If you're headed to the butcher counter, it is important you know how to select prime rib roast so that your meal is as tasty as possible! Don't worry, I'm going to let you know all of the important information so you pick out the best piece of meat! Keep reading to find out everything you need to know!
How To Select The Best Prime Rib Roast
Prime rib roasts are incredibly juicy, tender, and overflowing with rich flavor. While they will all taste good, if you're wanting a cut of meat that will yield the most incredible dish possible then you need to know exactly what to look for.
I'm going to discuss USDA beef ratings, chuck end vs loin end, and much more! Plus, I'll even include some of my favorite prime rib recipes, just for you!
- How To Select The Best Prime Rib Roast
- What Is Prime Rib?
- USDA Prime Rib Ratings
- Wagyu Prime Rib Ratings
- Chuck End vs Loin End
- Cheat Sheets
- Table 1: Beef Grades Chart
- Table 2: Chuck and Loin Ends
- ❓ Should I Choose Boneless Or Bone-In Prime Rib?
- ❓ How Much Prime Rib Do I Need?
- 🥩 My Favorite Prime Rib Recipes!
- 📋 Recipe
What Is Prime Rib?
Prime rib is the classic, bone-in roast that is cut from the primal rib section of the cow. The term "prime" is in reference to its actual rating from the USDA. If the meat is not rated as prime, then it is simply a standing rib roast (with the bone-in) or a rib-eye roast (if boneless) and not actually 'prime' rib.
USDA Prime Rib Ratings
Our US beef grading system is overseen by the US Department of Agriculture. It is graded based on tenderness, juiciness, and flavor. While there are actually 5 more designations (standard, commercial, utility, cutter, and canner) that rank below Select, Choice, and Prime, these are the three grade choices that you would be looking at when selecting a prime rib portion.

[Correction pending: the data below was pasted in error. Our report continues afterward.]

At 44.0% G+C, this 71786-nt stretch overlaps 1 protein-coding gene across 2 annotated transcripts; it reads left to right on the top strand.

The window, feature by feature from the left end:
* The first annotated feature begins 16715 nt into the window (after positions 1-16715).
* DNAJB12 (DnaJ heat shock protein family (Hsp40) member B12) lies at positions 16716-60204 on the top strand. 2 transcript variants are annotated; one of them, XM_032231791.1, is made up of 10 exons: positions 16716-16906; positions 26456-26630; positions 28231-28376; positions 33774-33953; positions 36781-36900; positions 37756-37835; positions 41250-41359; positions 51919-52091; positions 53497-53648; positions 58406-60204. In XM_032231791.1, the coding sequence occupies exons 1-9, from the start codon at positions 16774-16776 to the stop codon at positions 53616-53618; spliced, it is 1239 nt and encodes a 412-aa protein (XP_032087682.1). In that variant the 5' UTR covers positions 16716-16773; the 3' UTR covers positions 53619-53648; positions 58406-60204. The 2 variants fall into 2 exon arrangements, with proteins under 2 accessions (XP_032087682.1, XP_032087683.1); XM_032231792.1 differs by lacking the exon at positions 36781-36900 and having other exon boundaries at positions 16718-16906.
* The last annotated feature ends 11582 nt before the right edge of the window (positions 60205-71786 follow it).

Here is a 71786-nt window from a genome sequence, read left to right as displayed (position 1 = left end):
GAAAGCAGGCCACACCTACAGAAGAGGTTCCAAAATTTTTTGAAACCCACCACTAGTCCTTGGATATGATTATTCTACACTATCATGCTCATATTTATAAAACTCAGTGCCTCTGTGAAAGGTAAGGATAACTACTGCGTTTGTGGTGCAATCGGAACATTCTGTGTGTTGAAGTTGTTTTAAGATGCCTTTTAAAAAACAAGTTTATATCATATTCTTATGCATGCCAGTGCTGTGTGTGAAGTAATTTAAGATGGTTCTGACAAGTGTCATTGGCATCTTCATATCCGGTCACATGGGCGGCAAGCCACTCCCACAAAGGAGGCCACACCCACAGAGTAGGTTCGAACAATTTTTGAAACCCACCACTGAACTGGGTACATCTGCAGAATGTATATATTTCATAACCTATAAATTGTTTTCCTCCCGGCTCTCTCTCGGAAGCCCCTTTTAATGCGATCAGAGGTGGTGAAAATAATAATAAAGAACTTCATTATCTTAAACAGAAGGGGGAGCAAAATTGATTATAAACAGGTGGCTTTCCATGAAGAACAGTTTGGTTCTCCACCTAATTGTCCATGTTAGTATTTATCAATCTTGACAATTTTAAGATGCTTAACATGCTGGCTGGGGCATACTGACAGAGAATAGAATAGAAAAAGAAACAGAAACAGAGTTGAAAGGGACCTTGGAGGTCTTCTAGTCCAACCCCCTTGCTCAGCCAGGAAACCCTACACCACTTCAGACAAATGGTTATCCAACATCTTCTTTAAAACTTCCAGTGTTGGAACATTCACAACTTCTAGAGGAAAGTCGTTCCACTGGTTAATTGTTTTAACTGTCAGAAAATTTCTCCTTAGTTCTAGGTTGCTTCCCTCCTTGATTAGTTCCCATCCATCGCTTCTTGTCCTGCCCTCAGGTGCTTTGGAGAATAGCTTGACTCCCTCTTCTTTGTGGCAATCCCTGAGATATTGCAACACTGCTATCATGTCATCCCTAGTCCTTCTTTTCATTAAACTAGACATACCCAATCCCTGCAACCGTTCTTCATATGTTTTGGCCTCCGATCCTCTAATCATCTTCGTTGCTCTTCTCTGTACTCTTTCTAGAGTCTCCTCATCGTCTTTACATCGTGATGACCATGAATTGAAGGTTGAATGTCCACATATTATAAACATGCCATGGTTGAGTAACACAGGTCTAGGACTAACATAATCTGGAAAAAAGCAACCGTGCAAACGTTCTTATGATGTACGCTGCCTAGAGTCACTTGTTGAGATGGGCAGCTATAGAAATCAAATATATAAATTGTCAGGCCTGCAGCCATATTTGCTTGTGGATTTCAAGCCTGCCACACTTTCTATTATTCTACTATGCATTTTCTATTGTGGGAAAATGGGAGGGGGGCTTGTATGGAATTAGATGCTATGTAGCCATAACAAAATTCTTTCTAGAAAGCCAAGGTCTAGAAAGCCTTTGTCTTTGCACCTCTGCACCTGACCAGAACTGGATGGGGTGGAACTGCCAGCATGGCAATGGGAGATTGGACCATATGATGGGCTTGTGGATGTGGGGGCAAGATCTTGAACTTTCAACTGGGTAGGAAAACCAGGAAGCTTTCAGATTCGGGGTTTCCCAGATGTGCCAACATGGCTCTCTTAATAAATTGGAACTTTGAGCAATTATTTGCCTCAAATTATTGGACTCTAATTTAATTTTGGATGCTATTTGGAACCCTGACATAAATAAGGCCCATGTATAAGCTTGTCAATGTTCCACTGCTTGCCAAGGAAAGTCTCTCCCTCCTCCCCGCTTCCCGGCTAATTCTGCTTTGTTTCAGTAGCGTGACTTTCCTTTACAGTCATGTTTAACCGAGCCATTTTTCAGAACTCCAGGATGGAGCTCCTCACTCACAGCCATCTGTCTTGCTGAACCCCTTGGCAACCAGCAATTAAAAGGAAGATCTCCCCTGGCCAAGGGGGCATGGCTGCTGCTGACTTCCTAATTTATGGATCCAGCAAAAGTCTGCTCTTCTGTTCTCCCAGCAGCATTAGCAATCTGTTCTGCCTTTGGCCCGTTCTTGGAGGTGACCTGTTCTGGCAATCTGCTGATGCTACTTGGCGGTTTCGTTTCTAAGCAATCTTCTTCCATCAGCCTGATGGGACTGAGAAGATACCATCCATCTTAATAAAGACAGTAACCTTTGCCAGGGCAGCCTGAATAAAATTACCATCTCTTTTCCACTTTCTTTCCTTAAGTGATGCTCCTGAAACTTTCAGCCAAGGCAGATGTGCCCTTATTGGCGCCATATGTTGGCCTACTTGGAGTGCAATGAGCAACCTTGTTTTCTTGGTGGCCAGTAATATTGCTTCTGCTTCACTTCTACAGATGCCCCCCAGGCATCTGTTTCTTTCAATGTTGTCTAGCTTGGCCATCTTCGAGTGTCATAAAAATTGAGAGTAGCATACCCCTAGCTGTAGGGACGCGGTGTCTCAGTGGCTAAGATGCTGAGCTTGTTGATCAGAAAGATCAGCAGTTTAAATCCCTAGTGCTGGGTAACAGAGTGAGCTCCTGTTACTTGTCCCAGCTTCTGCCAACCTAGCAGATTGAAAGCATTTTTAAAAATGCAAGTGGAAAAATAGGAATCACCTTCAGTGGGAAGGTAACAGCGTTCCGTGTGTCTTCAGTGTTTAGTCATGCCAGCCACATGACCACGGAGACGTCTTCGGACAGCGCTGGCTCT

However, a good eye can pick a great choice cut that may be better than a prime-rated prime rib. This is due to the grades also having 'sub-grades' within their ratings.
You can find a great prime rib portion that is graded Select, but being within the "high-select" meat quality, grading may indeed be (and likely is) better than an "entry-level prime" rated beef portion.
USDA select beef is leaner than its prime and choice counterparts. This is because it has less fat marbling, resulting in meat that is not as tender as the higher grades.
Additionally, due to less marbling, it does not have as much flavor and is less juicy. This does not mean that this meat is not tasty or of good quality, it is just not as juicy, tender, or flavorful as prime or choice beef.
It is considered to be more of a budget option since it is significantly cheaper than the higher grades. Select beef is great for throwing on the grill or for marinating (since marinating makes the meat more tender)!
Choice beef has more fat marbling than select, but less than prime. This is where the cut of meat makes a significant difference.
Choice cuts from the rib and loin will still be extremely juicy, flavorful, and tender! This is the most common, high-quality option that you will see at every grocery store. It is still a great option to choose!
Beef that is graded as prime is cut from young, well-fed cows. It has significant fat marbling, making it extremely tender and juicy. This quality of meat is typically what you'll find sold in restaurants!
Of course, since this is the highest quality, it will be more expensive than the choice options. Additionally, it is not as easy to find, since the majority of what you see at the grocery store will be graded select or choice. If you want to splurge (and have the money), prime-graded beef will unlock unlimited possibilities with your culinary creations!